SHORTEN: Well I think there's a lot of people in the Liberal Party who just want to get on with marriage equality, but they're intimidated by the right wing of the Liberal Party. Quite genuinely, we could go into Parliament and have a free vote and we could sort this issue, and move that issue out of the way, and get on with the next issue. We don't really need to drag this issue on beyond the next election and I offer Mr Turnbull, that if there's a free vote in Parliament, we could do that in the next session of Parliament.
JOURNALIST: Will you make contact with Christopher Pyne and try and get him involved in discussions on achieving this?
SHORTEN: To be honest, if he's got a plan, and other Liberals of conscience have a plan, I'm not sure I'm necessarily going to help their plan by me saying xyz. But if there are Liberal Party members who want to have a vote for marriage equality, a free vote, I'd welcome that.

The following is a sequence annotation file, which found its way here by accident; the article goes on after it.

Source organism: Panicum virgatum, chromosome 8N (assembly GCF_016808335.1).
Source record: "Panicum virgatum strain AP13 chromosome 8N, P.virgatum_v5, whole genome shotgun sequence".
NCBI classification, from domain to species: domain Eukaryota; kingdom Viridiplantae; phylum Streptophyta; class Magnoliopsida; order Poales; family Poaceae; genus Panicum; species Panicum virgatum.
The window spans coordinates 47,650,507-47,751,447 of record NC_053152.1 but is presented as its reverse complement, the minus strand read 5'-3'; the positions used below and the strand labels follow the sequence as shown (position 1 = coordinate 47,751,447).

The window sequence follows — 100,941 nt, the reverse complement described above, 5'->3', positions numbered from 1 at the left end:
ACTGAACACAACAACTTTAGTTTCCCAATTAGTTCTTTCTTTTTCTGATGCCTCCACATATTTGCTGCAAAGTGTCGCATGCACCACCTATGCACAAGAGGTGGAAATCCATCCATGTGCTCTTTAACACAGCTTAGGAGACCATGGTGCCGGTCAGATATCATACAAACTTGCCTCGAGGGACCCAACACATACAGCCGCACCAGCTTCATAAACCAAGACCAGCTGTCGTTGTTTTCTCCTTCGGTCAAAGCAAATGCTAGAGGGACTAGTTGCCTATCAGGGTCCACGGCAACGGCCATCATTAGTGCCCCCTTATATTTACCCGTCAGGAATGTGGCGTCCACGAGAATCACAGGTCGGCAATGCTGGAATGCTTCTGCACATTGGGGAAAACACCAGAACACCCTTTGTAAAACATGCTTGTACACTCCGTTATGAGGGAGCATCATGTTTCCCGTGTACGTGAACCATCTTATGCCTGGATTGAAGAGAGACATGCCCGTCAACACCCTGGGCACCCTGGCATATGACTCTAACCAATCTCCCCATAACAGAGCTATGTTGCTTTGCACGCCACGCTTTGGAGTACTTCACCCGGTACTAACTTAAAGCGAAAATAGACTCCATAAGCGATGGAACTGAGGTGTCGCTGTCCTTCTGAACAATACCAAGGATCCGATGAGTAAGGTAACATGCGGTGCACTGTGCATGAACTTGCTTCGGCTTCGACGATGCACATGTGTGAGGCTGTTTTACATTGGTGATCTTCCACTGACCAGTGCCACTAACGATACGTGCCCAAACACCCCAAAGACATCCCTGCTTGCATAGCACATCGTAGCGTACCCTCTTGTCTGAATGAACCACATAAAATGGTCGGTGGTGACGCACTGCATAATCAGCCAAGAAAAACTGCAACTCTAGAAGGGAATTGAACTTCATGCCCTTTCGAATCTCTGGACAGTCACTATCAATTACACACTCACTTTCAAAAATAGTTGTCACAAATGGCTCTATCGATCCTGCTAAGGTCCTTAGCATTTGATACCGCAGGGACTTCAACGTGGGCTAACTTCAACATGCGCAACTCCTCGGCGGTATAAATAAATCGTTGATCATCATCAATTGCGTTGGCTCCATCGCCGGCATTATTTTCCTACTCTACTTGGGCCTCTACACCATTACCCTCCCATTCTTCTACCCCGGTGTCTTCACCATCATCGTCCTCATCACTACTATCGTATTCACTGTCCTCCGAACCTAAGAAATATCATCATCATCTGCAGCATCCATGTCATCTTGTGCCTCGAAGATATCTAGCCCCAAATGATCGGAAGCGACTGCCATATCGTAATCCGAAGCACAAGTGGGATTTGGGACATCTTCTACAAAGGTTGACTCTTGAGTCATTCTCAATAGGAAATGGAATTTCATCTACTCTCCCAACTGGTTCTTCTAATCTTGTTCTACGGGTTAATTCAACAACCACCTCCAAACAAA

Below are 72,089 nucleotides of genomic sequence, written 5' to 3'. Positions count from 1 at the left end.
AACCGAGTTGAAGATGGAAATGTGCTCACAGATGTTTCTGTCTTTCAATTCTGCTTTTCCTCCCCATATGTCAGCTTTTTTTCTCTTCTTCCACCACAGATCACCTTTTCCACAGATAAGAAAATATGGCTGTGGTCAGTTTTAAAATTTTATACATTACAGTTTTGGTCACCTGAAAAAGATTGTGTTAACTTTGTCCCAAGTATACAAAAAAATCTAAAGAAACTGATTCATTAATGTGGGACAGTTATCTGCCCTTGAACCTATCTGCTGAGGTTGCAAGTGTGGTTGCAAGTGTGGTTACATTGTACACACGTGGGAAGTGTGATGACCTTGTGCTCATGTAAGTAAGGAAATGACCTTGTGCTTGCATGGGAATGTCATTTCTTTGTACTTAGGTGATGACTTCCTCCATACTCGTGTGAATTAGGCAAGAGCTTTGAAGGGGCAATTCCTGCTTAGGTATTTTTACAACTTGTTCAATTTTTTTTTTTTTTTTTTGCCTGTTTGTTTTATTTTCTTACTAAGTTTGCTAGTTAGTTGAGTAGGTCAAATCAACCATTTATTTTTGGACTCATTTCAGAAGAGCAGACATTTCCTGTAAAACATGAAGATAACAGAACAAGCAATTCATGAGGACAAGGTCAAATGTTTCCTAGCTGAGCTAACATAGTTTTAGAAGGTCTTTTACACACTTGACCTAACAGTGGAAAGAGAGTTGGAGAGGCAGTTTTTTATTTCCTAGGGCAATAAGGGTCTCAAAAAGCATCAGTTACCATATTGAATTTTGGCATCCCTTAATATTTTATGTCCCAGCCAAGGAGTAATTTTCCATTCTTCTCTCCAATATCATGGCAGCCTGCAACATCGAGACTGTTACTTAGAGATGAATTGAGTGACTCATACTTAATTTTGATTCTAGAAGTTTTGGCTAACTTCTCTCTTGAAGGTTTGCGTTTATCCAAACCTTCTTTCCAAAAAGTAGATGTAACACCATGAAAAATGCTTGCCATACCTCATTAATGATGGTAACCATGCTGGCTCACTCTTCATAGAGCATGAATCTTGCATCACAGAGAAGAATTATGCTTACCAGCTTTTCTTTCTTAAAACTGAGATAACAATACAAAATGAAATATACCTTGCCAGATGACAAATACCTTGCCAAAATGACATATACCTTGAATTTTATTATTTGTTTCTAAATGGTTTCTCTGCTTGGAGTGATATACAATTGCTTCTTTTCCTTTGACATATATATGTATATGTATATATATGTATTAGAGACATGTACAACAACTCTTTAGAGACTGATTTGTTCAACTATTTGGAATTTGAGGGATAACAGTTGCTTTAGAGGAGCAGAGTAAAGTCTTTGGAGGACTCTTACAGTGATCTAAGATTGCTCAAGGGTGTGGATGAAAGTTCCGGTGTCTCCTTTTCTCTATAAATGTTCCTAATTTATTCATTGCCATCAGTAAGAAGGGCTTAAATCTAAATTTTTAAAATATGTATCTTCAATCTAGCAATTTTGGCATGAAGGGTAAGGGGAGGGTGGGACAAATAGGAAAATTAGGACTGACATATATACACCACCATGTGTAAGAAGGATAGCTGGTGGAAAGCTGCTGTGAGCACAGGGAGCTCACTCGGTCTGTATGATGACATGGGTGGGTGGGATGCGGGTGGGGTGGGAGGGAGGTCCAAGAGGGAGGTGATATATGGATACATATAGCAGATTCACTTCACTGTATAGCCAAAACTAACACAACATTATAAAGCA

JOURNALIST: Talking about drug and alcohol, you've emphasised how much alcohol causes issues. Would Labor support more restrictions on when alcohol is served in an effort to stem issues with addiction?
SHORTEN: There's no doubt that when you talk about drugs of addiction, alcohol abuse still remains one of the major constant sources of addiction. My visit today is about what services we can offer people when they've hit rock bottom and they want to climb out of the hole that they're in. I'm interested in talking to Turning Point about what works in terms of helping people.
When you're an addict and a lot of the options in your world are closed off, and you decide to try and do better, and reconnect with your family, there's that moment - a window where people want to do better - I want to make sure that the services available then. That people who are battling their demons, battling their addiction be it alcohol, ice or some other sort of drug or substance of addiction. I'm not convinced that when people want to get out of the mess that they're in, that the services are currently there as frequently and as available as they should be. That's the focus of my visit today.
And I'm interested to hear from the people at the front line, and the people who are doing the research, what works. If we could do better, at providing a hand up for people who want to climb out of the hole of addiction, it's that timing I'm interested in getting exactly right.